Me looking over a balcony in the Bay Area.

Emily Stewart is a multimedia designer.

And I strongly believe that by making things that are usable by people with disabilities, we create a more enjoyable experience for all users.

It's not surprising I ended up in a fast-paced industry. My obsession with multimedia can be traced back to when I was four years old and proclaimed that I had “outgrown” my new VTech Kids computer after a month of use. I yearned for something that kept up, something that catered to the speed of my curiosity. I began to realize the power of self-learning and how technology could fulfill that need.

Being born and bred in Arkansas undoubtedly influenced my approach to design. There’s something nourishing about Southern summers and creaky, old porch swings. Growing up, my sisters and I had all the time in the world to entertain ourselves. Feelings of boredom were suppressed by reading everything I could: books, people, their behavior, my environment. I learned the art of empathy and crawling into a person’s skin and imagining things from their point of view.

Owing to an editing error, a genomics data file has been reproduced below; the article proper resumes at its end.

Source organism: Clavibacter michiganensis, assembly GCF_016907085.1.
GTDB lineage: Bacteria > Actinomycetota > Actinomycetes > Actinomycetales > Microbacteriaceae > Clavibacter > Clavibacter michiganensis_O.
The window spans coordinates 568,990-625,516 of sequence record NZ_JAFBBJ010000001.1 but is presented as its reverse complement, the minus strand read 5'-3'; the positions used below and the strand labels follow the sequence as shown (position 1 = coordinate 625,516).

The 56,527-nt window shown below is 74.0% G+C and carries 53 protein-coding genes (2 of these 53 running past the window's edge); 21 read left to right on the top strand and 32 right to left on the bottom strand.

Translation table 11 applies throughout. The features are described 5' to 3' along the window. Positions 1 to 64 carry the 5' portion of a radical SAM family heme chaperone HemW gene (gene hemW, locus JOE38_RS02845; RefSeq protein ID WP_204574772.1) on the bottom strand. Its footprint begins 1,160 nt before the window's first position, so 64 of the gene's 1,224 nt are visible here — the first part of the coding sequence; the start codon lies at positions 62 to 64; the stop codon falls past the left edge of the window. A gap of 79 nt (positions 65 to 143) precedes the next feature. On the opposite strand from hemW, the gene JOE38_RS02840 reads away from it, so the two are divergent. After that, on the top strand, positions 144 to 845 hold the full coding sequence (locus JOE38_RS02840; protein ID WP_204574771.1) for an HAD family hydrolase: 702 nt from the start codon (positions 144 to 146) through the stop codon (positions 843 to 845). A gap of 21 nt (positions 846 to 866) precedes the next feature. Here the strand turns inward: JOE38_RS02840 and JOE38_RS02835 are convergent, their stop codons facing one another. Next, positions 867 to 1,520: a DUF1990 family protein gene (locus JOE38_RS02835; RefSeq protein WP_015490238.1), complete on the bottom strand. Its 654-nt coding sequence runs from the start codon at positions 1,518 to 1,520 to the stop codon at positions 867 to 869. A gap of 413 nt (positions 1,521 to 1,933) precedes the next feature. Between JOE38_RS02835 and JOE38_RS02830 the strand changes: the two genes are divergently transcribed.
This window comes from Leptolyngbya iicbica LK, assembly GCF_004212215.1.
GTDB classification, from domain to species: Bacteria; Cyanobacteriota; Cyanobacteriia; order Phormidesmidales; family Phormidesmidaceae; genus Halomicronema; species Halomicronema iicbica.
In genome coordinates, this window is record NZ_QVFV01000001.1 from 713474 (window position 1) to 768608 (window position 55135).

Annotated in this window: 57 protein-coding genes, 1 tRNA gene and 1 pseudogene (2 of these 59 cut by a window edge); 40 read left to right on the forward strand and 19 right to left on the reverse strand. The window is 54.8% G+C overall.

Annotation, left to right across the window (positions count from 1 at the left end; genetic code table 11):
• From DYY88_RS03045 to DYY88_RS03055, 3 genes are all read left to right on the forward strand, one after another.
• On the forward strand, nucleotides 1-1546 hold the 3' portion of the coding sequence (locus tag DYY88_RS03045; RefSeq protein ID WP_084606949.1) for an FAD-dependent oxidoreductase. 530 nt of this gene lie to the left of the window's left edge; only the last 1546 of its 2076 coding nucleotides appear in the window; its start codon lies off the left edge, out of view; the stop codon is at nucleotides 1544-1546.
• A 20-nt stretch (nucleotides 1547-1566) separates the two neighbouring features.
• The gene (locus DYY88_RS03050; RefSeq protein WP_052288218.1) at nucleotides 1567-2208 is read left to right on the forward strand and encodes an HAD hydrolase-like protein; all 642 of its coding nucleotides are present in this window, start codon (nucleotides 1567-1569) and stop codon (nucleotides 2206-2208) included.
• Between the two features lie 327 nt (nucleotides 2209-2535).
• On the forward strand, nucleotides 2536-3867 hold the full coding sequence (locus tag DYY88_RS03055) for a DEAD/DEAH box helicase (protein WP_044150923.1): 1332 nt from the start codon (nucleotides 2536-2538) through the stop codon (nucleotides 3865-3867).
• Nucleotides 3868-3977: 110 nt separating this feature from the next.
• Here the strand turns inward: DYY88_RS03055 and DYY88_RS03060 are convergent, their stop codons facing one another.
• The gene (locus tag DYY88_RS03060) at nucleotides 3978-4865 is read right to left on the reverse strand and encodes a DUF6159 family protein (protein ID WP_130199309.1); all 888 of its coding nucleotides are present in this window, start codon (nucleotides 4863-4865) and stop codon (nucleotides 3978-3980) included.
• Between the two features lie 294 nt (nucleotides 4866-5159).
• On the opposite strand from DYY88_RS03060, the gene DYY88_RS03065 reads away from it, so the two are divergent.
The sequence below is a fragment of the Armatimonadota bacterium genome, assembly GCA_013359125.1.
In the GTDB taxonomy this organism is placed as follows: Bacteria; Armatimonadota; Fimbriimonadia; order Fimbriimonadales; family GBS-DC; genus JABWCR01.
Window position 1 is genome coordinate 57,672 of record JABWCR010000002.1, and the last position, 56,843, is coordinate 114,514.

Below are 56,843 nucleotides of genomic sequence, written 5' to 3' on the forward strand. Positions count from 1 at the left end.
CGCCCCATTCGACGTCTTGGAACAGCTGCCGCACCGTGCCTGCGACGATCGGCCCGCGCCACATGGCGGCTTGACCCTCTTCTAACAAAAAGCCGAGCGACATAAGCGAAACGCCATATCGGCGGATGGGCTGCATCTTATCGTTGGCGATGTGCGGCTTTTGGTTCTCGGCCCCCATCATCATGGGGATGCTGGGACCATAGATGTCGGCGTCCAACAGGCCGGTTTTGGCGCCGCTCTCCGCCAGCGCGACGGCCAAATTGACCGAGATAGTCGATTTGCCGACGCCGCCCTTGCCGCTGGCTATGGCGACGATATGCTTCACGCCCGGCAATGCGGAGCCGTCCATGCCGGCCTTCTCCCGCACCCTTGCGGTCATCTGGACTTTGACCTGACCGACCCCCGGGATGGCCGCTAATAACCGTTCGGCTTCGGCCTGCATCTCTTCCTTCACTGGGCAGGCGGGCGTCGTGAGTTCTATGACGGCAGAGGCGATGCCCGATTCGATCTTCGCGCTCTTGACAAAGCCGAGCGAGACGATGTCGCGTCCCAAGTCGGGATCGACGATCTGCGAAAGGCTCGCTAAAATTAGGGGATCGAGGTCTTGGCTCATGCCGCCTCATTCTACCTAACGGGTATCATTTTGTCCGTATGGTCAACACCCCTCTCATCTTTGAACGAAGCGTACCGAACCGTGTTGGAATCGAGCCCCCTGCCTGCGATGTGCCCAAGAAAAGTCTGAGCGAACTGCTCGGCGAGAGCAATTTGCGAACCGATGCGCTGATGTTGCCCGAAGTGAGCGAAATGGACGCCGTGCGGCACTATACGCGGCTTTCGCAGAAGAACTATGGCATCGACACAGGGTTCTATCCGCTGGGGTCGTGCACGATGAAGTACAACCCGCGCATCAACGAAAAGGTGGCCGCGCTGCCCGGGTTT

Years later, after I was introduced to design, I realized my empathetic ability could be used to my advantage. The more I learned about design, the more I fell in love with the craft. I have found my purpose and wake up everyday excited to work.

My appetite for knowledge, however, has only grown throughout the years. I admit that I'm still working on my irrational fear of being stranded without reading material, which makes for a heavy carry-on bag.

Design Foundation

Master of Arts
University of Missouri
February 2014
Research Focus
Accessibility in news web design

“She has a voracious appetite for information, eagerly devouring both technical and conceptual writings, and seeks to learn by standing on the shoulders of giants.”

—Charlie Triplett, Employer

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